Zurich Insurance AG’s new chief executive officer, Mario Greco, is shaking up the largest Swiss insurer after an unexpected jump in claims last year forced it to abandon a takeover and prompted his predecessor’s exit.
Zurich is merging its biggest units, global life and general insurance, and reorganizing along geographical lines. The four regional heads — for Europe, the Middle East and Africa, North America, Latin America and Asia Pacific — will report directly to Greco. The company’s business with its global corporate clients with remain in a separate division.
“This structure is more efficient than the previous one,” Greco, 56, said on a conference call with reporters on Friday. “There will be a contribution to cost savings, but we need to quantify that precisely and we’re not ready to do that today.”
Greco took over at Zurich in March after three years running Italy’s largest insurer, Assicurazioni Generali SpA. Martin Senn, who beat out Greco for the top job at Zurich in 2012, stepped down in December after unexpectedly high claims in the general-insurance unit led the company to scrap a takeover bid for RSA Insurance Group Plc. Senn committed suicide last month.
Zurich shares fell 0.7 percent to 226 Swiss francs ($234.27) as of 11:03 a.m., compared with a percent decline in the Stoxx 600 Insurance index. The stock dropped 15 percent in the past year, versus a 14 percent slump in the index.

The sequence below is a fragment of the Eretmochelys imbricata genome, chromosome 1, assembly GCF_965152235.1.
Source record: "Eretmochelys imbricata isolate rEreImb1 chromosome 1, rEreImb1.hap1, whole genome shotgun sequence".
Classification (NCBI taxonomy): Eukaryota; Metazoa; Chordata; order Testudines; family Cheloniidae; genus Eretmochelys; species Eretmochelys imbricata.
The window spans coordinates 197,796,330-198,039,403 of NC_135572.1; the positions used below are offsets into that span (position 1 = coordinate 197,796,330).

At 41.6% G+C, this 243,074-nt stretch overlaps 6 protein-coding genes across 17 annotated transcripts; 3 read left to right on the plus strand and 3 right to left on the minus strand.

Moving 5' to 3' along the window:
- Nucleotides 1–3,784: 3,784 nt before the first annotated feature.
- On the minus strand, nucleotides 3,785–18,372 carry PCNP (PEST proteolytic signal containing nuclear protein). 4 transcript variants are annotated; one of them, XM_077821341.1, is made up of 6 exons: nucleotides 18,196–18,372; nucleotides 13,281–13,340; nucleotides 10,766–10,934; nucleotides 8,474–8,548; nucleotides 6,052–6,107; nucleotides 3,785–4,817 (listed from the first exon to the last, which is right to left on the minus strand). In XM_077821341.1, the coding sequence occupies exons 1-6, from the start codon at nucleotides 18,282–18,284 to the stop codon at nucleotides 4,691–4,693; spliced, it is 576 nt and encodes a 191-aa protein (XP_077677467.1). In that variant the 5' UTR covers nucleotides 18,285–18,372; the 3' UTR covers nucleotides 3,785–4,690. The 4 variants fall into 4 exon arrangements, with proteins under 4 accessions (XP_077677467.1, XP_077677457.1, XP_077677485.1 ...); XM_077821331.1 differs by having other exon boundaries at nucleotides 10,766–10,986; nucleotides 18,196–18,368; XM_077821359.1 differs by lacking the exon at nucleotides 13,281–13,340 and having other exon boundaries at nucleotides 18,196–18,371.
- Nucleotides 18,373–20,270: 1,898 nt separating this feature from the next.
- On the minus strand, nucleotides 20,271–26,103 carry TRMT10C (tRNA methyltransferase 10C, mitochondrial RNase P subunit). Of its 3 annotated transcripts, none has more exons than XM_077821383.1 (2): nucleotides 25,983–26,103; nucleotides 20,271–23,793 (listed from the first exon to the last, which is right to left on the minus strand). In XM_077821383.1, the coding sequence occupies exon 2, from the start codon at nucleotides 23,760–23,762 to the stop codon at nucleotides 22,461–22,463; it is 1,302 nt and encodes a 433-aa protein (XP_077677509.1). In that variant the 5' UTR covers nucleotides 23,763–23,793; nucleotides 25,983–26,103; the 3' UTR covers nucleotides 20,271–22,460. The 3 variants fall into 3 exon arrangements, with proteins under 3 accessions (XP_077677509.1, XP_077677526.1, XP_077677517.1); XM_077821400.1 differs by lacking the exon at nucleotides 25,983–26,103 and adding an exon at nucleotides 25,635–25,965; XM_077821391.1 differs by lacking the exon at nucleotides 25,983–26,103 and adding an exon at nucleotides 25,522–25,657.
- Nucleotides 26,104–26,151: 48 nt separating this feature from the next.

Zurich, along with European rivals, has struggled to improve profitability amid lackluster economic growth, stricter regulatory requirements, record-low interest rates and subdued prices in some markets. The company’s complex and opaque structure has been criticized by analysts as an impediment to improving efficiency and earnings.
The insurer will provide an update on savings in coming months, while confirming the existing targets “for now,” Greco said. Zurich previously said it plans to cut costs by more than $300 million this year.
The revamp “absolutely makes sense,” said Stefan Schuermann, a Vontobel analyst with a hold rating on the stock. “We expect Zurich to overachieve on its costs savings targets and improve its sales dynamics.”
The insurer also appointed Kristof Terryn to the new role of chief operating officer. Robert Dickie, chief operations and technology officer, will leave in the coming months after a transition period, the company said. Terryn was previously head of the general insurance business.
During Greco’s tenure at Generali, he cut costs, revamped businesses, reduced debt and sold units to focus on the company’s main business. He raised about 4 billion euros ($4.5 billion) selling assets, including a U.S. reinsurer and Swiss private bank BSI Group.
“This is similar to what he did at Generali, simplifying the structure,” said Rene Locher, an analyst at MainFirst in Zurich. “Of course it also opens the door to get some costs out. Zurich has grown way too complex over the years.”